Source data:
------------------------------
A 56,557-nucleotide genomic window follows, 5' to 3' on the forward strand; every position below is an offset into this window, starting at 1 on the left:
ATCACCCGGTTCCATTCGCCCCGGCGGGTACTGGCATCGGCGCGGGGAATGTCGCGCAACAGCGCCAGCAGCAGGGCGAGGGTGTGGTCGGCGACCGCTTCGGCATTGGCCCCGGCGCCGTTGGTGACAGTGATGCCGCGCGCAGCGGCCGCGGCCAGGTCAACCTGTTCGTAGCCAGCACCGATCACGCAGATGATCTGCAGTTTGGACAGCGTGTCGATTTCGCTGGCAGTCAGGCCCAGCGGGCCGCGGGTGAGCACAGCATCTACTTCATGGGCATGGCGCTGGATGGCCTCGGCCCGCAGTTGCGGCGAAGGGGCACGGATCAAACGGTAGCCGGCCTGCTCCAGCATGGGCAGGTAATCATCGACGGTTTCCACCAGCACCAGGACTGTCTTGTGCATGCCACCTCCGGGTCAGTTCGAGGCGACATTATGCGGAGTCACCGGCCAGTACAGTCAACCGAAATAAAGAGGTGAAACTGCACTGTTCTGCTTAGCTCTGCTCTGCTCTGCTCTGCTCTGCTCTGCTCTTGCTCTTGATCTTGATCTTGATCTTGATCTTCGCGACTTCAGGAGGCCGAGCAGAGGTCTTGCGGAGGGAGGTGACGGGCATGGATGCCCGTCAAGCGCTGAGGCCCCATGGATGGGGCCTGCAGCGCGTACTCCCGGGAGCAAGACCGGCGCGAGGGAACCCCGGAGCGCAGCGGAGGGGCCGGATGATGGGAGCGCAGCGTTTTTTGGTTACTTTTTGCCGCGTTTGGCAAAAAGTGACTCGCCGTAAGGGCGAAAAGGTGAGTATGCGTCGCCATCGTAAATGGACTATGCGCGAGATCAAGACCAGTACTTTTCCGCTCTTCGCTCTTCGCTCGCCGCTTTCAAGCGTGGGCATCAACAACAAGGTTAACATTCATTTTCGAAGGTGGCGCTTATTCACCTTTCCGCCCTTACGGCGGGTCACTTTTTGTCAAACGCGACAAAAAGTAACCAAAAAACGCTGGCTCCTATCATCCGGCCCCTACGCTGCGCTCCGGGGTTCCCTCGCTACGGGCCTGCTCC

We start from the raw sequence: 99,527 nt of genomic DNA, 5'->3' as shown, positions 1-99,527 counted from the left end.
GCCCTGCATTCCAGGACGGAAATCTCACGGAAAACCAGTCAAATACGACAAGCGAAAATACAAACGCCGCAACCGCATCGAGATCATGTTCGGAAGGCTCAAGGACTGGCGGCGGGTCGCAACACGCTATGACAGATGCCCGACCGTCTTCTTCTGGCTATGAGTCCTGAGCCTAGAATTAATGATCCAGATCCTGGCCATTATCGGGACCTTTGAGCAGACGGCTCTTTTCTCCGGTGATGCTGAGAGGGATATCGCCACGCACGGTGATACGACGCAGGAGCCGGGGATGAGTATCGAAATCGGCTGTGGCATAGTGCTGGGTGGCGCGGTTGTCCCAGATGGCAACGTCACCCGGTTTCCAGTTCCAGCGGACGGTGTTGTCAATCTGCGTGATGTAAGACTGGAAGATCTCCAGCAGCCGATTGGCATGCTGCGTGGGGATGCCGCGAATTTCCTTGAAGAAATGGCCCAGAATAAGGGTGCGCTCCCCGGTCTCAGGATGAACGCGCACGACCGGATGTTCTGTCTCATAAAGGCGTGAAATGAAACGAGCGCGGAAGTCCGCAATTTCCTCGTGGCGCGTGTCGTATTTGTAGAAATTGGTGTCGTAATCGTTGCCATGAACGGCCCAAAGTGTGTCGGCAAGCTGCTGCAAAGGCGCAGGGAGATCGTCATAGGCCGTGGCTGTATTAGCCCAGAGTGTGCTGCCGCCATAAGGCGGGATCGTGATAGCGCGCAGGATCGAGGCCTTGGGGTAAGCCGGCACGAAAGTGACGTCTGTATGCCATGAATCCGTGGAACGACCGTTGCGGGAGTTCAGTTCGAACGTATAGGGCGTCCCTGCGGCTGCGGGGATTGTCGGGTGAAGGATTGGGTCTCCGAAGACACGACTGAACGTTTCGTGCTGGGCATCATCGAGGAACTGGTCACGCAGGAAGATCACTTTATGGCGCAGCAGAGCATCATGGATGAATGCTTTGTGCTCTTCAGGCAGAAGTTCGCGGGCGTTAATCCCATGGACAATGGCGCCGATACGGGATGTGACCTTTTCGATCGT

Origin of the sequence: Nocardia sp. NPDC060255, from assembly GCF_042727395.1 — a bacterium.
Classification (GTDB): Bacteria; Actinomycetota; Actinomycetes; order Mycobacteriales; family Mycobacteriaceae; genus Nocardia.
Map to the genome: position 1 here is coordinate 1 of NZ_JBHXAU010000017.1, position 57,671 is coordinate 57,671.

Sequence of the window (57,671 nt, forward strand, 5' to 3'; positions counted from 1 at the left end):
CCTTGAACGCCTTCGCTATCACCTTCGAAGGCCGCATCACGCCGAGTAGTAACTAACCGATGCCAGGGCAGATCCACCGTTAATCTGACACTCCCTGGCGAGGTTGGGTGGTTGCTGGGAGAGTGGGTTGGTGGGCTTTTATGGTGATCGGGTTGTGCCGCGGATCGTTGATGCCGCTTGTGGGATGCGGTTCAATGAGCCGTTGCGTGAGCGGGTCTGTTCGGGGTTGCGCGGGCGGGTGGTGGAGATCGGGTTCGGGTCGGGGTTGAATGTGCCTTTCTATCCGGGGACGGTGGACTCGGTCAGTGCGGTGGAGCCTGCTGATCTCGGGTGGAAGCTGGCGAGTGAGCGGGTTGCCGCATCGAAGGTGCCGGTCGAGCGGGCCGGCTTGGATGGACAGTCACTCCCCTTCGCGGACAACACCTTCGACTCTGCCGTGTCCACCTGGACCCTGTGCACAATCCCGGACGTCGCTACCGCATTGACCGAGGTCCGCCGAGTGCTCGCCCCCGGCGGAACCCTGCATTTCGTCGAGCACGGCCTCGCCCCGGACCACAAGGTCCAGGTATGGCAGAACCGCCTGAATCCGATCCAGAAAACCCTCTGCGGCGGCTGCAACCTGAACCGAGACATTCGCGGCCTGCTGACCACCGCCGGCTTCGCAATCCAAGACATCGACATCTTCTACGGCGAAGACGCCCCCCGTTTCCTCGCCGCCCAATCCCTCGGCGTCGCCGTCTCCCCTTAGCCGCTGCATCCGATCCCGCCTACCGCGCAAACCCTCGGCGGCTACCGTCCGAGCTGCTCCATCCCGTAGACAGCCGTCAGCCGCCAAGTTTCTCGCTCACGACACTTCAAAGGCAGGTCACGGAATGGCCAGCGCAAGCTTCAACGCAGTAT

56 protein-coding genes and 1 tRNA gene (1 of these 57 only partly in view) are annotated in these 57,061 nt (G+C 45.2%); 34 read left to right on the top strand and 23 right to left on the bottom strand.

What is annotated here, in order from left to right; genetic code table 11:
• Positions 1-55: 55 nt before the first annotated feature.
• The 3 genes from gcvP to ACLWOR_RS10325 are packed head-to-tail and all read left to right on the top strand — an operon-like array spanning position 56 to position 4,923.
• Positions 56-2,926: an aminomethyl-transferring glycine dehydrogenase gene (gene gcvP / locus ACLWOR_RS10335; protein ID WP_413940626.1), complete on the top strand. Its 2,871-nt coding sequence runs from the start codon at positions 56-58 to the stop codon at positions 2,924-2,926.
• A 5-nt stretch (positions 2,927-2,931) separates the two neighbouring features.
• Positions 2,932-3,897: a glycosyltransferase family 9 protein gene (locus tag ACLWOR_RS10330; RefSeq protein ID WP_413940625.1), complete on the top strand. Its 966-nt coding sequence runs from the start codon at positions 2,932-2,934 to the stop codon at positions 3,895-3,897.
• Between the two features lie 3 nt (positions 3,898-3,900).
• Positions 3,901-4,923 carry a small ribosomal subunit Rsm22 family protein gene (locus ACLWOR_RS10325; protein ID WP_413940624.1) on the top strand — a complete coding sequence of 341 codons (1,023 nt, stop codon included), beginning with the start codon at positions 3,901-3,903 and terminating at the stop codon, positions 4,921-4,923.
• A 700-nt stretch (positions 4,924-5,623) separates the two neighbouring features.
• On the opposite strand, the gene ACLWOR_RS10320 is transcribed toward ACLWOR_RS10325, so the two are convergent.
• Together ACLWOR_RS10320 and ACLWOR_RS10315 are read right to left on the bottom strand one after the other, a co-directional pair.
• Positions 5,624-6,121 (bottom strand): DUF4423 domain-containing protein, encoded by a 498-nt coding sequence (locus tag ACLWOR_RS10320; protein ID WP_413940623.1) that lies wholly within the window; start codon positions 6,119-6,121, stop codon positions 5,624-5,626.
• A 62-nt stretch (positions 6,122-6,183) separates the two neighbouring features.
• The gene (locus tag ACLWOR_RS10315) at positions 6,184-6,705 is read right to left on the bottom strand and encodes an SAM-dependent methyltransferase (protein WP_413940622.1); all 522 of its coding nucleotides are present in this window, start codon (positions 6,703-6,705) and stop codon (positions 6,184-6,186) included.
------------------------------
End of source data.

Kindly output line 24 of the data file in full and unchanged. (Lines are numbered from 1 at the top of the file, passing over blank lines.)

• The gene (locus tag ACLWOR_RS10315) at positions 6,184-6,705 is read right to left on the bottom strand and encodes an SAM-dependent methyltransferase (protein WP_413940622.1); all 522 of its coding nucleotides are present in this window, start codon (positions 6,703-6,705) and stop codon (positions 6,184-6,186) included.